A:

Not necessarily. The SEC guidelines do not require businesses to publicize legal proceedings if these proceedings are a part of ordinary business and are not expected to cost more than 10% of the firm's assets; otherwise, any legal proceedings need to be reported. These guidelines are stated in Regulation S-K.

A problem arises, however, in the interpretation of the regulation: "ordinary business" is a very broad term that can encompass many situations. Because it is left to the discretion of the company to decide whether the legal proceedings are part of ordinary business, there is always a possibility that you will not find out about legal proceedings that you may consider important.

Three main elements go into the decision to disclose: If the answer is "yes" the company usually has to disclose
1. Is the case material information? Will it make a difference, or would investors want to know?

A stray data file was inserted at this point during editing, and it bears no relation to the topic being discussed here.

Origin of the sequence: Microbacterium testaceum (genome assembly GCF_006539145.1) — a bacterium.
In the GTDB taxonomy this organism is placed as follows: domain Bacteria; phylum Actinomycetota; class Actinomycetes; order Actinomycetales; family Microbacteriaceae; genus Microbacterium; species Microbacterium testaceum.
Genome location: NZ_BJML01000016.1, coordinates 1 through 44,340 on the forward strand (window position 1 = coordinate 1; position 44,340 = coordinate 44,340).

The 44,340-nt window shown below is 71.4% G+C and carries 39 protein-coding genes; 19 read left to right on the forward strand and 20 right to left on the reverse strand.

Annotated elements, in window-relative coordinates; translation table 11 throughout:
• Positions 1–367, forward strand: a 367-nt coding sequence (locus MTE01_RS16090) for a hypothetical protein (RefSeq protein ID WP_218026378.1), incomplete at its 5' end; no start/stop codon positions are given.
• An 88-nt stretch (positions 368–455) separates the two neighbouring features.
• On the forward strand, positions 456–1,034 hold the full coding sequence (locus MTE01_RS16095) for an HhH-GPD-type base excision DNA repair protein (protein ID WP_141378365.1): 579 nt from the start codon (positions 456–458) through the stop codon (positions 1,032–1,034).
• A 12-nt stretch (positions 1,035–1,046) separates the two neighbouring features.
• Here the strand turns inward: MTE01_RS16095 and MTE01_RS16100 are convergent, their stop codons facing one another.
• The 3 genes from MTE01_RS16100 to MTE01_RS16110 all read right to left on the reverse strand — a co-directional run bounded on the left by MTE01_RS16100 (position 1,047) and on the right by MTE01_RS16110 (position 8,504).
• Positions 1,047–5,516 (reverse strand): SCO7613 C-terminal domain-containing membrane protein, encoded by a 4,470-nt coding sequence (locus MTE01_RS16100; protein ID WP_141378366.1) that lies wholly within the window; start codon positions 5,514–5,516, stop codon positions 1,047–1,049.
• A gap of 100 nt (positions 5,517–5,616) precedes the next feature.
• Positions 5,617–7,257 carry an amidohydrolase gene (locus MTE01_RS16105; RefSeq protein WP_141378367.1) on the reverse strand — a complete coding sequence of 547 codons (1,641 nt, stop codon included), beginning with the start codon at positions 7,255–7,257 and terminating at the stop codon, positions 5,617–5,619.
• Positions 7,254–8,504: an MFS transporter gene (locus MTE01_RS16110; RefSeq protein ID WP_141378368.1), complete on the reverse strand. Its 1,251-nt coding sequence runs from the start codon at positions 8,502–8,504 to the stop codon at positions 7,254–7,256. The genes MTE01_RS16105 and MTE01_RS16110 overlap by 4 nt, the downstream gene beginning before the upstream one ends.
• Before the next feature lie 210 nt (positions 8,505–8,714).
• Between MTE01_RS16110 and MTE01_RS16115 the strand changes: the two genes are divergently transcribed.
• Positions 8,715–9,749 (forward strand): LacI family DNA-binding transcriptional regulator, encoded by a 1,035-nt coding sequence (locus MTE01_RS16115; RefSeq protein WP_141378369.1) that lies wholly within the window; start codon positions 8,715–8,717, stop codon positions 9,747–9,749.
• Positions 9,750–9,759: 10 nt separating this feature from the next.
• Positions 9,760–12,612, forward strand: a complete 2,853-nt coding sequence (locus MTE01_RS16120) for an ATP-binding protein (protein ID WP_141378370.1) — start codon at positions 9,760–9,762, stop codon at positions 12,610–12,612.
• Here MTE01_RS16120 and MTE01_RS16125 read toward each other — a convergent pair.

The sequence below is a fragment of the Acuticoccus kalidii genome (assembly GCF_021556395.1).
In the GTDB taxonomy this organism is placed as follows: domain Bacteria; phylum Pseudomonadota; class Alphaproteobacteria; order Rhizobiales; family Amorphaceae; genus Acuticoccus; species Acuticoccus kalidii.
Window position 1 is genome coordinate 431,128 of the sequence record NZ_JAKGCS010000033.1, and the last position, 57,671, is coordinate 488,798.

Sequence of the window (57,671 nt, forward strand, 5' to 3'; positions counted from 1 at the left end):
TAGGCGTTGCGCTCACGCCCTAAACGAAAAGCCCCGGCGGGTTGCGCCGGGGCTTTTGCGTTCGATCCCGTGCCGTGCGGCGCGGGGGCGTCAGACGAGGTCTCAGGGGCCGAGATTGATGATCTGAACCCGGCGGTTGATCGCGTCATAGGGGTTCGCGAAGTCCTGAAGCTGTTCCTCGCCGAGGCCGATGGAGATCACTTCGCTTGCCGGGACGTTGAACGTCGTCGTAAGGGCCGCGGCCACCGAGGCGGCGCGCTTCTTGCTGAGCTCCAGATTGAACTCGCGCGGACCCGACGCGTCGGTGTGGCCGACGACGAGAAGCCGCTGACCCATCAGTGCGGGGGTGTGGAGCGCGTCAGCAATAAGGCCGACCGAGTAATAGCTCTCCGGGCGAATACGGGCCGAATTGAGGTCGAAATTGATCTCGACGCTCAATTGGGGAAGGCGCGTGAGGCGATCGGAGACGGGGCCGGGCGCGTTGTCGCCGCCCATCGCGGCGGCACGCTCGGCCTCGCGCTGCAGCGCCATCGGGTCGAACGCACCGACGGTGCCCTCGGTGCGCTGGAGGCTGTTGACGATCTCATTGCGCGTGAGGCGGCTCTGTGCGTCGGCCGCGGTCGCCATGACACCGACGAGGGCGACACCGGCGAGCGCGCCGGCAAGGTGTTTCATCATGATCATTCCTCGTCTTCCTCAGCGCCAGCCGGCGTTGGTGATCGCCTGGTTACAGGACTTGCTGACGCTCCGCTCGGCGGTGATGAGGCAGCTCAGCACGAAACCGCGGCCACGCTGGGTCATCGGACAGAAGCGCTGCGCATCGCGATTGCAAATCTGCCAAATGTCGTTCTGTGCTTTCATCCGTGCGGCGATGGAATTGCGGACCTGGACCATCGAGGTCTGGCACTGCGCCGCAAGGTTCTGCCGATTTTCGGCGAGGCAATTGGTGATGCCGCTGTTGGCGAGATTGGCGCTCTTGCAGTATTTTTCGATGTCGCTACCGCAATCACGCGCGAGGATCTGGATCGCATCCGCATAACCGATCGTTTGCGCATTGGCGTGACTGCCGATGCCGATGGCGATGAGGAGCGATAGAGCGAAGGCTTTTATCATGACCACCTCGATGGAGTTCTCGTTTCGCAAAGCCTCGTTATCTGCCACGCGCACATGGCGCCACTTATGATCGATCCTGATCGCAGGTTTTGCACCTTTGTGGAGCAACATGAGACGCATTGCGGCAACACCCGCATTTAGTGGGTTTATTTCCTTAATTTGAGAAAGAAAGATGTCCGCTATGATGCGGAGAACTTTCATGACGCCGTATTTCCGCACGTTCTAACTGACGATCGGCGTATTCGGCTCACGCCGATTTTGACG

2. Is the combined lawsuit worth more than 10% of the company?
3. Is it outside of "ordinary" work?

There are many other factors which call for disclosure such as when the interests of the company and a director differ in a law suit, or when there are environmental laws involved. Legal proceedings must also be disclosed for director nominees and executive officers, if that information is material to the elevation of the nominee. This is to better understand the character and competence, but civil settlements do not need to be disclosed.

For related reading, see Knowing Your Rights As A Shareholder.

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